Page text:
Protein catabolism in rat liver nuclei
Review articleOpen access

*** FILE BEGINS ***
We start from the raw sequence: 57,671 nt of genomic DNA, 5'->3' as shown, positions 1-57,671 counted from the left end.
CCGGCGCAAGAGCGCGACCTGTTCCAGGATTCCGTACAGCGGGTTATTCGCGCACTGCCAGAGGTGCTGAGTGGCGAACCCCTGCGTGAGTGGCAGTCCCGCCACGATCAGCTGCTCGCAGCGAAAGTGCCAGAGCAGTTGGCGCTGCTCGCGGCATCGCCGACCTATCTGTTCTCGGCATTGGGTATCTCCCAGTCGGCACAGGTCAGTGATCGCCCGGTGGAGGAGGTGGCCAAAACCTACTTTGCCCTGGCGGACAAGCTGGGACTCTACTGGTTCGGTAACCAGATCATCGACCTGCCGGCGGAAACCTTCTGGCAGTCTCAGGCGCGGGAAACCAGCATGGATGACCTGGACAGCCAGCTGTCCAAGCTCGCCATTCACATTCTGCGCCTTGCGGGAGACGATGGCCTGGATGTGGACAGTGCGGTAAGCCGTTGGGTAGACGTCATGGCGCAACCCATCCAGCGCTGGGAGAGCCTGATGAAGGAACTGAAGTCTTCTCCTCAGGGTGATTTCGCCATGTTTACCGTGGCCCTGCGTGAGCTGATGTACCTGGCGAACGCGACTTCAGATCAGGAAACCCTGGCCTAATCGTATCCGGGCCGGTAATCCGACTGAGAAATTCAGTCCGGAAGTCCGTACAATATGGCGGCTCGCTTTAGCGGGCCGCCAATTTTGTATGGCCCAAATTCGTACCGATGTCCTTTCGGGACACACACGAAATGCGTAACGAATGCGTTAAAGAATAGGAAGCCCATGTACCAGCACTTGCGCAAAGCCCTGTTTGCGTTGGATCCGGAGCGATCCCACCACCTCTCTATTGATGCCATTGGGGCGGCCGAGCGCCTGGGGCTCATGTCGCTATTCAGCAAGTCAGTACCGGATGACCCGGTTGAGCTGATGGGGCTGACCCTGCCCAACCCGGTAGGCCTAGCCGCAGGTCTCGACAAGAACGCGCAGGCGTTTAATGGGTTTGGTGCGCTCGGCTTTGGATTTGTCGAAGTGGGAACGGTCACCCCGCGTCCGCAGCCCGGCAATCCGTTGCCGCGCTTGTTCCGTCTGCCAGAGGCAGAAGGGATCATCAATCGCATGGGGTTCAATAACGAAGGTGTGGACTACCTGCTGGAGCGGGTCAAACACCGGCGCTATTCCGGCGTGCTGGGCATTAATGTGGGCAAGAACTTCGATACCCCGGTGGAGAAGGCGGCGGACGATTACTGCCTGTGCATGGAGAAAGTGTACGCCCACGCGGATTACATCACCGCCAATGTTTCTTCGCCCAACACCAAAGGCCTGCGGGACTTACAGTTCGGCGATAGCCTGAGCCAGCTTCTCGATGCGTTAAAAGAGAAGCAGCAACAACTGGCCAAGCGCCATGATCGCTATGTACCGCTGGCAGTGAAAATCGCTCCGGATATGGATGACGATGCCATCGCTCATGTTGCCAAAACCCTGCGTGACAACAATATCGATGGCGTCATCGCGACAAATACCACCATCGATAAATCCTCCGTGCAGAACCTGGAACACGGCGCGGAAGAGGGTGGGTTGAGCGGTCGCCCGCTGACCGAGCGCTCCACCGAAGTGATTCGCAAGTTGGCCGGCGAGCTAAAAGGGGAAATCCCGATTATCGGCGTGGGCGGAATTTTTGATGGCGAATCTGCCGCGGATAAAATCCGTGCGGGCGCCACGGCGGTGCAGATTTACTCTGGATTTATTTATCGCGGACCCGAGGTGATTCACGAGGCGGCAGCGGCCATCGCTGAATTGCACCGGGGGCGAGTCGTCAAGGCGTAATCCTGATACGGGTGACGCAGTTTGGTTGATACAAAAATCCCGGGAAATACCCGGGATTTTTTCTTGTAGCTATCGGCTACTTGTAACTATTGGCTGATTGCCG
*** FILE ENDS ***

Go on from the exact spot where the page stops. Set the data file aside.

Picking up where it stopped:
AbstractA rat liver nuclear fraction has been purified by differential sedimentation. With increasing purification this fraction exhibited a relatively constant protein catabolic activity at neutral pH and a diminished ability to degrade protein at acid pH. Certain metabolic inhibitors previously observed to inhibit protein breakdown in liver homogenates inhibited protein degradation in isolated nuclei as well. However, when the nuclear fraction was vigorously disrupted these inhibitions were lost, although catabolic activity was maintained. Certain other inhibitions were not affected by this treatment. These results imply that nuclear protein catabolism involves both structural and proteolytic components.Native and denatured rat serum proteins and liver cytoplasmic proteins were not substrates for the liver nuclei, while denatured bovine hemoglobin, active bovine spleen ribonuclease and calf thymus deoxyribonuclease were degraded to some extent, and rat liver nucleoproteins were hydrolyzed approx. 0.5–1% per h.There appears to be both a cytoplasmic inhibitor and a stimulator for nuclear protein catabolism. The inhibition is not due to a competition for substrate since the cytoplasmic proteins are not degraded by the nuclei. The pH 5 fraction stimulated protein catabolism, and this stimulation was lost by pre-treating the pH 5 fraction with ribonuclease or by adding the ribonuclease to the nuclei with the pH 5 fraction. Ribonuclease added to the nuclei inhibited protein degradation. These data suggest an RNA involvement in protein catabolism, but our initial attempts to demonstrate a stimulation of protein catabolism by adding various RNA preparations were not successful.

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